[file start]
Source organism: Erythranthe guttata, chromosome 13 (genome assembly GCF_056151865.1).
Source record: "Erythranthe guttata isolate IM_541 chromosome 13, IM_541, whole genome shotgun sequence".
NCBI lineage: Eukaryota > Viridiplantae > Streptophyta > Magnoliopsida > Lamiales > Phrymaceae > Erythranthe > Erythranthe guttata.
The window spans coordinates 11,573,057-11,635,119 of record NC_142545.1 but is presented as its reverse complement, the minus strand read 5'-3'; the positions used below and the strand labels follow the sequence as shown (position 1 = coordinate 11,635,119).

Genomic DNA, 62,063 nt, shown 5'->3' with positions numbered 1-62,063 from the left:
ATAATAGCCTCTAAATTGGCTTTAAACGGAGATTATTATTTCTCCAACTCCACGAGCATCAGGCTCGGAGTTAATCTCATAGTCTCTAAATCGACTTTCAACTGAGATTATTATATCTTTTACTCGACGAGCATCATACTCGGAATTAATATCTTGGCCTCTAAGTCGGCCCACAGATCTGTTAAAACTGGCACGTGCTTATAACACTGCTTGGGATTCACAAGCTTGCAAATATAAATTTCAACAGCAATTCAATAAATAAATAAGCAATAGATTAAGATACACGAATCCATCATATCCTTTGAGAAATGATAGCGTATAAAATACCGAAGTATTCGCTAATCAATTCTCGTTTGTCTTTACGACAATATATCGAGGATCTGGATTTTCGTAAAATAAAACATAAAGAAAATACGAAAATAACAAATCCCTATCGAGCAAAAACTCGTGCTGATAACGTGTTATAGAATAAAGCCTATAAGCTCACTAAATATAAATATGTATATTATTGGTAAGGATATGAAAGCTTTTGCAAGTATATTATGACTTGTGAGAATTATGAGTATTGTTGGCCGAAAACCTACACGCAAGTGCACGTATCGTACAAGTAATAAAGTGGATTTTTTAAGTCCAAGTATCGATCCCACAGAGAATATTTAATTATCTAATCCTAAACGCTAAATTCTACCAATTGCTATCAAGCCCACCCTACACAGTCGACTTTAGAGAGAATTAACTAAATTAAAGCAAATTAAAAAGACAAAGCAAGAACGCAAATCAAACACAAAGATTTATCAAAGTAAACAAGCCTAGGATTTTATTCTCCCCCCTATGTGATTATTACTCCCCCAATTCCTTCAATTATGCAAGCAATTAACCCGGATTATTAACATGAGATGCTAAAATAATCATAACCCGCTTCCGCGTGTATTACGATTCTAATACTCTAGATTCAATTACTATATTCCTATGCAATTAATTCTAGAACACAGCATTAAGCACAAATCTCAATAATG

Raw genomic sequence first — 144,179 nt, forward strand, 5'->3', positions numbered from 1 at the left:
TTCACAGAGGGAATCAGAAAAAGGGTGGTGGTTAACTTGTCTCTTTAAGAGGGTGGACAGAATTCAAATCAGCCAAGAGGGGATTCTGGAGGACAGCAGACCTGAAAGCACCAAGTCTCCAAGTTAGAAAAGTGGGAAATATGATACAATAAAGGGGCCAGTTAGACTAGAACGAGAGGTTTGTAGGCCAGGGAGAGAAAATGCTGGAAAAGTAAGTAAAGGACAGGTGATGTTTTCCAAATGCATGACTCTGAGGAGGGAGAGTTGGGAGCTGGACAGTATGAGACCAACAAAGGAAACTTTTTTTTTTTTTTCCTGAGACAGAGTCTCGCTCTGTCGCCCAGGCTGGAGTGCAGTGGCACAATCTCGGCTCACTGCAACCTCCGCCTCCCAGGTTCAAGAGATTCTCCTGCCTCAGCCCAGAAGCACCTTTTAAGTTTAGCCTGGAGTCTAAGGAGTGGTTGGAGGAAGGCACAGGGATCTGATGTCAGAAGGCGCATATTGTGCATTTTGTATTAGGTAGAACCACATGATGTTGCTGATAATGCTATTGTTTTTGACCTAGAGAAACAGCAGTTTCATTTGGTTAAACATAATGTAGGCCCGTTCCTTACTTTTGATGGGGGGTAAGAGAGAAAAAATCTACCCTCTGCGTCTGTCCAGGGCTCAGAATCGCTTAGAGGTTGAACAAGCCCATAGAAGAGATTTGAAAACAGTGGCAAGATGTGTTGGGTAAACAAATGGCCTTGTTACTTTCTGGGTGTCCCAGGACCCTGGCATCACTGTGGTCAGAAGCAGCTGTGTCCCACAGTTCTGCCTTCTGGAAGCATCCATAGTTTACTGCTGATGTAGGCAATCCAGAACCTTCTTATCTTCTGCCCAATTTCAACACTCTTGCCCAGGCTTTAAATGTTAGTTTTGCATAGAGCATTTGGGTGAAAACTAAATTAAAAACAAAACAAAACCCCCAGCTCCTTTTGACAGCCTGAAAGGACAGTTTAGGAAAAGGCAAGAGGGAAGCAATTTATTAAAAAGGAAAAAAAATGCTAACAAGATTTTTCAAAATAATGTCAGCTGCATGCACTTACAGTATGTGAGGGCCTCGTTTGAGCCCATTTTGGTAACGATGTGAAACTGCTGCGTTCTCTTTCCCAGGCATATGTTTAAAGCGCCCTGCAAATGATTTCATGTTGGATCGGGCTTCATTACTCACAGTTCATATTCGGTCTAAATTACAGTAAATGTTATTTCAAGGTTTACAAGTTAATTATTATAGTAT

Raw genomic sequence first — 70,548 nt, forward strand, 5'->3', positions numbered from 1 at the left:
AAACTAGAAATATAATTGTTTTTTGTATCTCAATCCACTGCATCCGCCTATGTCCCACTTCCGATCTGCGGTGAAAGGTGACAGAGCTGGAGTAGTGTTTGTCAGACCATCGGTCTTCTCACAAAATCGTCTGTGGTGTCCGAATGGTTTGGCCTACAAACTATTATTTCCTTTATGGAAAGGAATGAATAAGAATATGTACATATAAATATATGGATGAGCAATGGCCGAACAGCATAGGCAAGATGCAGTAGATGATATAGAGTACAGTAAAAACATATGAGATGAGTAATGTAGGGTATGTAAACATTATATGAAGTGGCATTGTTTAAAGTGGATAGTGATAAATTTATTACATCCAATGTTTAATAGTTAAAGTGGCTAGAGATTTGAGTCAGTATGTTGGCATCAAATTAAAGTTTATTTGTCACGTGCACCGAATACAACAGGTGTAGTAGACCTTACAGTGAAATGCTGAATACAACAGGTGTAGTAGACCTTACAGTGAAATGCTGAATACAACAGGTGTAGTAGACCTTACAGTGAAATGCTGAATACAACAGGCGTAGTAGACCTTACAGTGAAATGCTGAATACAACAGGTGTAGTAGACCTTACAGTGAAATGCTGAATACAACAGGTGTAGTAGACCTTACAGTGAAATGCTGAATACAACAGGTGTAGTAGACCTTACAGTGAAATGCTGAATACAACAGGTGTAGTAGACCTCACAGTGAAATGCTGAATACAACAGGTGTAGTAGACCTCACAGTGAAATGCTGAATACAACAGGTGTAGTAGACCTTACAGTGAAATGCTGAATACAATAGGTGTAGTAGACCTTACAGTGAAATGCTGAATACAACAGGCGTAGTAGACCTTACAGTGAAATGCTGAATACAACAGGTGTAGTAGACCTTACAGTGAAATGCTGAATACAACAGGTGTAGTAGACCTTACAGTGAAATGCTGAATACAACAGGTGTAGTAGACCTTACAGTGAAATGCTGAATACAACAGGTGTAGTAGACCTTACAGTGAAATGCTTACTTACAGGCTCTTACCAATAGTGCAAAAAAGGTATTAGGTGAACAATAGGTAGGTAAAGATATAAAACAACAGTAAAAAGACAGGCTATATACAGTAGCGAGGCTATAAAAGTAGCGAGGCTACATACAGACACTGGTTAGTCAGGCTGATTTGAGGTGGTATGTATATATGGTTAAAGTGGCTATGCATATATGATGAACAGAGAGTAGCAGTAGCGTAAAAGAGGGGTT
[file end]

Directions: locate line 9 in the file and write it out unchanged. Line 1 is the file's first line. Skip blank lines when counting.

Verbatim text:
Raw genomic sequence first — 70,548 nt, forward strand, 5'->3', positions numbered from 1 at the left: